This would have made it into the wedding.

There are a few more concerts I would like to see someday... would love to see Dave Matthews, Jack Johnson and well... I am quite positive I will frequent RT's concerts many times more.

New resolution as of today... my children will listen to more music. Their horizons WILL reach beyond The Chicken Dance (which I did NOT allow at my wedding - but damn it is cute seeing my kids do it), The Monster Mash and The Yellow Submarine.

"Three Dollars"

Somewhere, somehow, Skadi has picked up the phrase, "THREE DOLLARS!"

For a minute I thought maybe AB or I had slipped a Better Off Dead reference out there that she picked up ("I want my two dollars.")

But I don't remember that.

She likes to scream "THREE DOLLARS" when she is mad. Usually at Leif.

And we know she is mad at him because when she isn't mad she calls him, "Weifer" and when she is mad, it is just "Weif".

And if she is really, really mad it is "WEIF, THREE DOLLARS! HEAR ME WEIF?"

Ideas? Anyone? Anyone? Bueller?

"Teal isn't a color anymore"

It is funny to me how some things affect Leif deeply. Things that I wouldn't normally think about.

A few months ago - about the beginning of summer I think, his class was learning about the planets.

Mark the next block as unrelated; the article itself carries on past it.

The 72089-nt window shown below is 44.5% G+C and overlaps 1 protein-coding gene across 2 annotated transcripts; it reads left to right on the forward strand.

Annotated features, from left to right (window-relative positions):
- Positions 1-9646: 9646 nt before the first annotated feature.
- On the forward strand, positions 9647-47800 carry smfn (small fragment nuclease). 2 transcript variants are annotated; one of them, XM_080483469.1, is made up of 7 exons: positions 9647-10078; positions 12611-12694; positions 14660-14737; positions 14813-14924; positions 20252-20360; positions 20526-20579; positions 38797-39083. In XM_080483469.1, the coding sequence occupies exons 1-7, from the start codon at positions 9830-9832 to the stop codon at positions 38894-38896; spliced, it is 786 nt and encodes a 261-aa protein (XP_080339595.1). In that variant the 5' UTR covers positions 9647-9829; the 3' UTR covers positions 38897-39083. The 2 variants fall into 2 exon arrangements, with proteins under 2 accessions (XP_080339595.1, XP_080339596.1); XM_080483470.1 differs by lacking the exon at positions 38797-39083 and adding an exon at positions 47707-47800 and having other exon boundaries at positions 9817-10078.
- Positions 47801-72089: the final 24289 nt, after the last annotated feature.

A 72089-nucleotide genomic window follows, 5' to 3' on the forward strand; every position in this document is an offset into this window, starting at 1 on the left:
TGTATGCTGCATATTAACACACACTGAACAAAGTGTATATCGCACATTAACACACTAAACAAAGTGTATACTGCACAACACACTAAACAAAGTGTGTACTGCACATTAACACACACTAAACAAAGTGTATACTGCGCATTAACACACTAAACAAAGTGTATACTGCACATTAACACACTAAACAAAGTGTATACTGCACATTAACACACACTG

It was a brutal day for Leif when the teacher announced that the 9th "planet", the one called Pluto, was recently declared "not a planet anymore". This bothered Leif a lot and generated lots of follow on questions.

(For the record, I still live in denial and Pluto will always be a planet to me.)

"I don't think Mars is going to be a planet any longer," he said.

Another time he expressed concern that "Earth maybe won't be a planet anymore either like Pluto, and then what happens to us?"

And then they moved on to studying different things... however, the fact that things we once believed and relied upon are subject to change.

"I think that maybe a triceratops is not going to be a dinosaur anymore," he declared one day.

Another day he said that maybe Spanish wouldn't be another language anymore.

Then today he was listing off (correctly) the colors of the rainbow in order of energy. I was highly impressed.

"Where does teal fall?" AB asks him. (I rolled my eyes... why complicate the matter?)

"Dad," Leif says, "teal is not a color anymore."

Wednesday, September 02, 2009

To walk or not

85.7142857% of the evenings we go for a walk. Skadi is generally quite thrilled about this and anxious to choose her mode of transit (trike, wagon, back pack, or walking). Leif on the other hand fights it. He wants to stay home and do Wii. And once we get out he wants to head to one of the two parks within walking distance.

The one night a week we don't go for a walk is pick up night.

It was pick up night tonight.

Skadi at dinner: "Okay everybody let's go for a walk!"